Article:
An epic conflict between those who internalized the finite system earth as small and vulnerable and those who see the earth as a place of endless growth, exploitation and expansion ensued and still continues. In many ways, the feud tracks similar lines of attitude as the one between Athens and Sparta. It is interesting to remember, which of those ancient powers won the battles and which shaped the legacy.

The Peleponnesian War ended with Sparta as the victor. In fact, Sparta won twice against the Athenians, before and after the six year truce which interrupted the war.  Eventually the Athenian experiment of democracy ended in an oligarchy, similar to the one of Sparta.
Look at the facts of the world. You see a continual and progressive triumph of the right. I do not pretend to understand the moral universe, the arc is a long one, my eye reaches but little ways. I cannot calculate the curve and complete the figure by the experience of sight; I can divine it by conscience. But from what I see I am sure it bends towards justice.(Theodore Parker, "Ten Sermons of Religion", 1853)
Religion and enlightenment share teleological thinking which sees history and science as progression towards perfection. If that is true, certainly, the path forward knows giant dips and even reversals. The Middle ages "forgot" much of what Hellas and Rome had achieved until the Renaissance began to unearth past knowledge once again. Only then Athens seemed to be the long-term winner  with its legacy of voting, trade, criticism, questioning and discovery. Enlightenment and openness has brought the world progress and prosperity never seen before. Diverse open cities worldwide have triumphed over tribalism and segregation.

Today, though, Sparta with its emphasis on the military, insular closed-system thinking and an economy depending on serfs is on a victorious march, once again. One just has to follow the discourse and elections in the US, in Hungary, in Austria, in Russia, Turkey and now in Brazil.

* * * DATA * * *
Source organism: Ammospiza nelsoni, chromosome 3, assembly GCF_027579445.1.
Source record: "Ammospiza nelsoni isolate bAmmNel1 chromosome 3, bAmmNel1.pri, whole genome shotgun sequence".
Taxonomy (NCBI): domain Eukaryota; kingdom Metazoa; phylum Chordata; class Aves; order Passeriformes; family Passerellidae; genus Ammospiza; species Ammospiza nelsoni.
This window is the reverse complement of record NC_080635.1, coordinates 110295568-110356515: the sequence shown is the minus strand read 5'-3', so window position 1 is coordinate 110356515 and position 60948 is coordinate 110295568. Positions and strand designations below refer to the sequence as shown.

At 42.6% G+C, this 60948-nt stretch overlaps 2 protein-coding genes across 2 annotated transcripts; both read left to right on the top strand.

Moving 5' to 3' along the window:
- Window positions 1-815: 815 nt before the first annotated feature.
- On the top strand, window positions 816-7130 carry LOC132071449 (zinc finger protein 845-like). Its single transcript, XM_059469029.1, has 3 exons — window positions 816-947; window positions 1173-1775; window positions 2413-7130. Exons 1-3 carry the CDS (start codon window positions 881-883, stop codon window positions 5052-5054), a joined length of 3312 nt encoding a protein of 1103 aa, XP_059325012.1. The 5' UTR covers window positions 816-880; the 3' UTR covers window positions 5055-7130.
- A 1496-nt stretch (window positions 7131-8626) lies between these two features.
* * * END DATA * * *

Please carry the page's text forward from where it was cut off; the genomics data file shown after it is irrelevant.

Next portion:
Berlin wall during the Cold War

With the steady progression of Spartan thinking borders gain importance as well, invisible ones delineating urban zip codes and large visible ones. Walls are no longer just photogenic objects for Kodak or Instagram moments of tourists walking through the tight gated medieval cities in Europe or climbing the Great Wall in China, a view that was possible after the most infamous wall which had been a deadly barrier between two parts of Germany had came down, just as the Republican President Reagan had famously demanded of the Soviet General Secretary Gorbachev whose Soviet Union disintegrated shortly thereafter.

Just 18 years later, walls become, inconceivably, a territorial tool again. Members of the human race who, by genetic code and science, are almost identical to us, are seen again as a menace, even or especially, when they are poor and uprooted and dislodged from their territories. When nothing propels them than despair behind them and hope in front of them, with nothing but their bodies wrapped in some clothes, they seem most frightening.
US Mexican border wall 

Humans, stripped of everything except their naked humanity, make powerful, rich and highly armed territorial states defenseless,  lest they want to resolve to untenable barbaric measures. The Europeans had to learn this lesson until an autocratic Turkish henchman bode their work for them by closing his territory for passage and ever since holding European democracies hostage. They still wrestle over this in light of Africans floating on tiny vessels across the same Mediterranean sea, the same waters the Athenians had plied for trade and colonies.

The US hasn't been so lucky, no country wants to be the fall guy to save the richest nation on earth from having to absorb potentially a few thousand hapless peasants. Why should Mexico or Guatemala save us by exercising violence against women and children? Without violence, the stream could swell to millions, of course, as it had happened in Austria, Germany and other European countries who had their borders open. It is hard to see how a humanitarian attitude can coexist with the concept of "border security". It, taken seriously, inevitably leads to the horrendous conditions which existed along the communist wall in Germany and still exist in Korea.
"Caravan" of migrants April 2018 in Mexico

Planning for a world which is a global village, in which every country is responsible for everyone who lives on the planet, seems Utopian. Yet, comparing it to the territorial alternative in which nationalism trumps shared responsibility for the planet and its citizens in favor of national violence and nationalistic advantage, the global village is the only sustainable option in which we remain human.

While all this may sound too political on a design and planning blog, especially in the time of an election, these are the most fundamental questions for planners and architects and everybody planning any type of sustainable, equitable and resilient future. How small ever the to be planned territory may be, neighborhood, city, state or country.
Klaus Philipsen, FAIA